In the Ormsby household father and daughter sat in the darkness on the veranda. After Laura Ormsby's encounter with McGregor there had been another talk between her and David. Now she had gone on a visit to her home-town in Wisconsin and father and daughter sat together.
To his wife David had talked pointedly of Margaret's affair. "It is not a matter of good sense," he had said; "one can not pretend there is a prospect of happiness in such an affair. The man is no fool and may some day be a big man but it will not be the kind of bigness that will bring either happiness or contentment to a woman like Margaret. He may end his life in jail."
* * * * *
McGregor and Edith walked up the gravel walk and stood by the front door of the Ormsby house. From the darkness on the veranda came the hearty voice of David. "Come and sit out here," he said.
McGregor stood silently waiting. Edith clung to his arm. Margaret got up and coming forward stood looking at them. With a jump at her heart she sensed the crisis suggested by the presence of these two people. Her voice trembled with alarm. "Come in," she said, turning and leading the way into the house.
The man and woman followed Margaret. At the door McGregor stopped and called to David. "We want you in here with us," he said harshly.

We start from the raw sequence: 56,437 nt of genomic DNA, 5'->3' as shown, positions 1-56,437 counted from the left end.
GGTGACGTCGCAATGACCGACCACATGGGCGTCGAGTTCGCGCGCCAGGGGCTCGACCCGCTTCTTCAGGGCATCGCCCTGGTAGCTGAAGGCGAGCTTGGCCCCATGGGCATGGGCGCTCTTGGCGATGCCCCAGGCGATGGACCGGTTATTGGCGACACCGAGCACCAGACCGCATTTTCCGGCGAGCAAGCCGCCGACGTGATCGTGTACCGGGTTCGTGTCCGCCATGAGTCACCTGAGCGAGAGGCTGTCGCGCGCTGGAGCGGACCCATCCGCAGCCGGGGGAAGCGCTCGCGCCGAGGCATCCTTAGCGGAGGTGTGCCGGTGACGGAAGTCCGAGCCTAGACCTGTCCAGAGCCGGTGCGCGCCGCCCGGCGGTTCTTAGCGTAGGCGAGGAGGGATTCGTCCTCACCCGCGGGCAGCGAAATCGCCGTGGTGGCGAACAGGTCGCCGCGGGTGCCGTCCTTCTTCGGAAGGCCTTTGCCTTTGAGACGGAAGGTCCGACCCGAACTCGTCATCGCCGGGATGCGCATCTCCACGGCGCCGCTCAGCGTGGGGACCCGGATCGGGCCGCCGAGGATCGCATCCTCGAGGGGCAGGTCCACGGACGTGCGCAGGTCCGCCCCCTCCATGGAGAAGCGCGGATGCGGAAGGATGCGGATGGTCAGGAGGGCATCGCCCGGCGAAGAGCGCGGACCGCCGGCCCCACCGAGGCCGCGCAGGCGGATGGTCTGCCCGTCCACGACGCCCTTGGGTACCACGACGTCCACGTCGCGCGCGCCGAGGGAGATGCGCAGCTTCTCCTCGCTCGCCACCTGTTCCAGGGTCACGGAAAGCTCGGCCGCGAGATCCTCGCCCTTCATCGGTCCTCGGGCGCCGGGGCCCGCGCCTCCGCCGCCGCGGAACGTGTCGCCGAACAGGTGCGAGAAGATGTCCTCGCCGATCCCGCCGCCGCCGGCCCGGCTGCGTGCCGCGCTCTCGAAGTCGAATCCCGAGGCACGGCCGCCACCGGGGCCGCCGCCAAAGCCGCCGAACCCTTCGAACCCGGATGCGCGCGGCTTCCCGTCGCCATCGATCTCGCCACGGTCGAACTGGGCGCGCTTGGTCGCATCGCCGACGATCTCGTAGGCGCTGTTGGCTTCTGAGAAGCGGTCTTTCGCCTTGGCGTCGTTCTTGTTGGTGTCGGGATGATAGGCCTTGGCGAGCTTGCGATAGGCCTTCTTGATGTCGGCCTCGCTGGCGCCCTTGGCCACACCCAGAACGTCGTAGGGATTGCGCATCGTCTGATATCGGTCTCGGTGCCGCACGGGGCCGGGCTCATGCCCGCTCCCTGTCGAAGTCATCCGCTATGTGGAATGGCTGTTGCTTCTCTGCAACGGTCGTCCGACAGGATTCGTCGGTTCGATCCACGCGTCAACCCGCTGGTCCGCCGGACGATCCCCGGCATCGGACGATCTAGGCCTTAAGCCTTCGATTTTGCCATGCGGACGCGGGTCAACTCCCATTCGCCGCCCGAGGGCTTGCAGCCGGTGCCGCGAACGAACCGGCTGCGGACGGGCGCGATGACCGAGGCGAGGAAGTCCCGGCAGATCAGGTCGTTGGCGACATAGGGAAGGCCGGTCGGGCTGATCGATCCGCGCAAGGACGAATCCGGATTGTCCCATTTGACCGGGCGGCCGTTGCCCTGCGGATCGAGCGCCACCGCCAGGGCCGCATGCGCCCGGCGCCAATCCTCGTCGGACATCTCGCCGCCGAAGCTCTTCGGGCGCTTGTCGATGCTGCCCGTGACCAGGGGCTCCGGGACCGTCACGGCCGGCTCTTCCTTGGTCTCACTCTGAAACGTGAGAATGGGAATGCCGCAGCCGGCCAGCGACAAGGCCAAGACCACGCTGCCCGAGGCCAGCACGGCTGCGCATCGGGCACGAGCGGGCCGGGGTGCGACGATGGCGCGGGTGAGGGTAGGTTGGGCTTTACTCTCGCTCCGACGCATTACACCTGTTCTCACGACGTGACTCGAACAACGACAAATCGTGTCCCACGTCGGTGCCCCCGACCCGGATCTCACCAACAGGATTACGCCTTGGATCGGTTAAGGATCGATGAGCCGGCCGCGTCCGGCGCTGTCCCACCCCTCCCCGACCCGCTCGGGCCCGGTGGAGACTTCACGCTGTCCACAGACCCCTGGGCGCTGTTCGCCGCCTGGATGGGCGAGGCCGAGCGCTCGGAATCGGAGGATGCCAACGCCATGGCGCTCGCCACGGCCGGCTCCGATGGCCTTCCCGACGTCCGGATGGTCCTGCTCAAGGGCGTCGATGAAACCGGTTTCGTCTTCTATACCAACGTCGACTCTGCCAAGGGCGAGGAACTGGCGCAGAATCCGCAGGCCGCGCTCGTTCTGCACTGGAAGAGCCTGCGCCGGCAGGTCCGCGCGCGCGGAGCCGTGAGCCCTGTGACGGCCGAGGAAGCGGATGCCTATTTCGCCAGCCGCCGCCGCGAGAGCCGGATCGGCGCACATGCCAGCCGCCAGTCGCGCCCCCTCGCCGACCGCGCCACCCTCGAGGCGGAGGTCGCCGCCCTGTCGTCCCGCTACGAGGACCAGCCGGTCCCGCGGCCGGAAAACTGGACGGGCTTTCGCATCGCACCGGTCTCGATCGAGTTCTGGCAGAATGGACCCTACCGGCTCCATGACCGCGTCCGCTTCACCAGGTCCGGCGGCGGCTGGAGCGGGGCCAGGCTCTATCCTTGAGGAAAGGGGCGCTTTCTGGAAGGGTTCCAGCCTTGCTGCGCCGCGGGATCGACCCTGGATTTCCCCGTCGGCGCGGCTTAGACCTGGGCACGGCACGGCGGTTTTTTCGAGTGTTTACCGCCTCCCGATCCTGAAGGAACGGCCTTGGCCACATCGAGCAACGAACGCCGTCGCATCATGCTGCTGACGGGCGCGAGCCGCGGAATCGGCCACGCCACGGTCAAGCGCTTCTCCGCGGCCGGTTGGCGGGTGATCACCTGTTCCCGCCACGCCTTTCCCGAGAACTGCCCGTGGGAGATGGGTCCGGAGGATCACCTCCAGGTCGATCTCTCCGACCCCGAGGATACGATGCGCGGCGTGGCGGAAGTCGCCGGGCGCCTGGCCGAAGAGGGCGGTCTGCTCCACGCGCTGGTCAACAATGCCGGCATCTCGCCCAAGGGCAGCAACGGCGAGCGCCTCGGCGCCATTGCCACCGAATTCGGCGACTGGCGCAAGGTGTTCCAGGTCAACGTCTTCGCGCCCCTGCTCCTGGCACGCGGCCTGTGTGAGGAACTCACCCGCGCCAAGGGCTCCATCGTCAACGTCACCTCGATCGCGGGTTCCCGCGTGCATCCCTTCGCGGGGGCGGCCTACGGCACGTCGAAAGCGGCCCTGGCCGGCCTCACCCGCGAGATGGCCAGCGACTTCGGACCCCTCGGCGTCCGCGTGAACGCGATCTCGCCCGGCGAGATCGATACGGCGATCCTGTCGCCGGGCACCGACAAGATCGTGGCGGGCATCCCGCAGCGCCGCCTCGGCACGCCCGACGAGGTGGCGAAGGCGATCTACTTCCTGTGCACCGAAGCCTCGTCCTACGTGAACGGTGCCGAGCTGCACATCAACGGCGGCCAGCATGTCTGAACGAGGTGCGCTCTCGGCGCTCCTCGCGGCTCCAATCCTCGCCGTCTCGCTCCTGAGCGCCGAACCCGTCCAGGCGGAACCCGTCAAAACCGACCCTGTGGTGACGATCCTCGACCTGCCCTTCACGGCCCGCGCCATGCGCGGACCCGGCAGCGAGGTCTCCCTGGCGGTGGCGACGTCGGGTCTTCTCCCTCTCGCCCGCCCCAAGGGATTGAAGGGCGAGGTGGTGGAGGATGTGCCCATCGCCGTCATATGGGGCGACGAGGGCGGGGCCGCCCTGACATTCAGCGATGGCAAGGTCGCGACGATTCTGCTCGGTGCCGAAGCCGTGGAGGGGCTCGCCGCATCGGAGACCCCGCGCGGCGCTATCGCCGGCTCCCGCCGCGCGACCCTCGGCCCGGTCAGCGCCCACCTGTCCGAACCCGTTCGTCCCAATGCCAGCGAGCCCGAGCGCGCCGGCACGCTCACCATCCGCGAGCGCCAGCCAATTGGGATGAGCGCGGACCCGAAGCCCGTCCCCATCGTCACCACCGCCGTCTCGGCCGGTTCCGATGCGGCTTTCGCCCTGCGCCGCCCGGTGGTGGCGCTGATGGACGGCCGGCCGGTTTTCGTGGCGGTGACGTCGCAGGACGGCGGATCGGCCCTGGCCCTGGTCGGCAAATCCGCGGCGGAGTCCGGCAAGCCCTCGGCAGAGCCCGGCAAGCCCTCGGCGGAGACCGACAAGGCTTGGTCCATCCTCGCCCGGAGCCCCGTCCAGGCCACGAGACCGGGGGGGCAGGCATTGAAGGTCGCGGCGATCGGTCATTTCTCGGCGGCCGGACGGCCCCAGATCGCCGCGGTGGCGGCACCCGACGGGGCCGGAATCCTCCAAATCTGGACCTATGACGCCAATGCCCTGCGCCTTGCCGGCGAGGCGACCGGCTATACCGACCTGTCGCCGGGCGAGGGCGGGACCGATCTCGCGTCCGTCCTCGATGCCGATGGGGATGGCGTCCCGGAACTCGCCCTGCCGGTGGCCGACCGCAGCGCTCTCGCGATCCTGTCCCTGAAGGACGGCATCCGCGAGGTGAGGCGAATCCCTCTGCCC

In the drawing room the four people waited. The great chandelier threw its light down upon them. In her chair Edith sat and looked at the floor.
"I've made a mistake," said McGregor. "I've been going on and on making a mistake." He turned to Margaret. "We didn't count on something here. There is Edith. She isn't what we thought."
Edith said nothing. The weary stoop stayed in her shoulders. She felt that if McGregor had brought her to the house and to this woman he loved to seal their parting she would sit quietly until that was over and then go on to the loneliness she believed must be her portion.
To Margaret the coming of the man and woman was a portent of evil. She also was silent, expecting a shock. When her lover spoke she also looked at the floor. To herself she was saying, "He is going to take himself away and marry this other woman. I must be prepared to hear him say that." In the doorway stood David. "He is going to give me back Margaret," he thought, and his heart danced with happiness.
McGregor walked across the room and stood looking at the two women. His blue eyes were cold and filled with intense curiosity concerning them and himself. He wanted to test them and to test himself. "If I am clear-headed now I shall go on with the dream," he thought. "If I fail in this I shall fail in everything." Turning he took hold of the sleeve of David's coat and pulled him across the room so that the two men stood together. Then he looked hard at Margaret. As he talked to her he continued to stand thus with his hand on her father's arm. The action caught David's fancy and a thrill of admiration ran through him. "Here is a man," he told himself.
"You thought Edith was ready to see us get married. Well she was. She is now and you see what it has done to her," said McGregor.
The daughter of the ploughmaker started to speak. Her face was chalky white. McGregor threw up his hands.
"Wait," he said, "a man and woman can't live together for years and then part like two men friends. Something gets into them to prevent. They find they love each other. I've found out that though I want you, I love Edith. She loves me. Look at her."